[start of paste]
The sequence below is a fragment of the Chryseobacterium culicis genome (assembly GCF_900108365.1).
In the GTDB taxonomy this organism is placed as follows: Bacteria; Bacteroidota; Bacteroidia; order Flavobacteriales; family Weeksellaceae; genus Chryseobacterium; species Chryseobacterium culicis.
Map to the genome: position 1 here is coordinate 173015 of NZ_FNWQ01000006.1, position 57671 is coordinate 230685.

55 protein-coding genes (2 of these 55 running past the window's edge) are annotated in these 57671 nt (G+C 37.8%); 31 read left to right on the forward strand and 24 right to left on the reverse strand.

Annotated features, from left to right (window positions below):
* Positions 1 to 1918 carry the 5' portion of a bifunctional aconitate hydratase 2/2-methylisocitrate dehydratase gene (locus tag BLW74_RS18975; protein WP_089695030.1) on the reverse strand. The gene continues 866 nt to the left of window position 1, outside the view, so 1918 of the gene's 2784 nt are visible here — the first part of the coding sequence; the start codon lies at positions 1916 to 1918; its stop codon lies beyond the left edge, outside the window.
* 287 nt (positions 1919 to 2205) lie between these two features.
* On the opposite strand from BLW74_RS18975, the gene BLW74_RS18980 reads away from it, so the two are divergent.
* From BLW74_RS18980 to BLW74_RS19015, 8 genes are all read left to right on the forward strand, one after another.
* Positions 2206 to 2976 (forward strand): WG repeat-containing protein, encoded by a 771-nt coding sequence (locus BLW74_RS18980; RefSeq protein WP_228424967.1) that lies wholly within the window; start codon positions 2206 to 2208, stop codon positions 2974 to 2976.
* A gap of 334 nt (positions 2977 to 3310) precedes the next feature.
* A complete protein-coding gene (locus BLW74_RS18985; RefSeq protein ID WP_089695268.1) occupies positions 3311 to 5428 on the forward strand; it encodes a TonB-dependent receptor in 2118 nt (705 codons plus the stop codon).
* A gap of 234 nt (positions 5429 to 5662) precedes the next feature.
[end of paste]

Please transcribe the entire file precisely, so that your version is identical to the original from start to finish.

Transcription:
The sequence below is a fragment of the Chryseobacterium culicis genome (assembly GCF_900108365.1).
In the GTDB taxonomy this organism is placed as follows: Bacteria; Bacteroidota; Bacteroidia; order Flavobacteriales; family Weeksellaceae; genus Chryseobacterium; species Chryseobacterium culicis.
Map to the genome: position 1 here is coordinate 173015 of NZ_FNWQ01000006.1, position 57671 is coordinate 230685.

55 protein-coding genes (2 of these 55 running past the window's edge) are annotated in these 57671 nt (G+C 37.8%); 31 read left to right on the forward strand and 24 right to left on the reverse strand.

Annotated features, from left to right (window positions below):
* Positions 1 to 1918 carry the 5' portion of a bifunctional aconitate hydratase 2/2-methylisocitrate dehydratase gene (locus tag BLW74_RS18975; protein WP_089695030.1) on the reverse strand. The gene continues 866 nt to the left of window position 1, outside the view, so 1918 of the gene's 2784 nt are visible here — the first part of the coding sequence; the start codon lies at positions 1916 to 1918; its stop codon lies beyond the left edge, outside the window.
* 287 nt (positions 1919 to 2205) lie between these two features.
* On the opposite strand from BLW74_RS18975, the gene BLW74_RS18980 reads away from it, so the two are divergent.
* From BLW74_RS18980 to BLW74_RS19015, 8 genes are all read left to right on the forward strand, one after another.
* Positions 2206 to 2976 (forward strand): WG repeat-containing protein, encoded by a 771-nt coding sequence (locus BLW74_RS18980; RefSeq protein WP_228424967.1) that lies wholly within the window; start codon positions 2206 to 2208, stop codon positions 2974 to 2976.
* A gap of 334 nt (positions 2977 to 3310) precedes the next feature.
* A complete protein-coding gene (locus BLW74_RS18985; RefSeq protein ID WP_089695268.1) occupies positions 3311 to 5428 on the forward strand; it encodes a TonB-dependent receptor in 2118 nt (705 codons plus the stop codon).
* A gap of 234 nt (positions 5429 to 5662) precedes the next feature.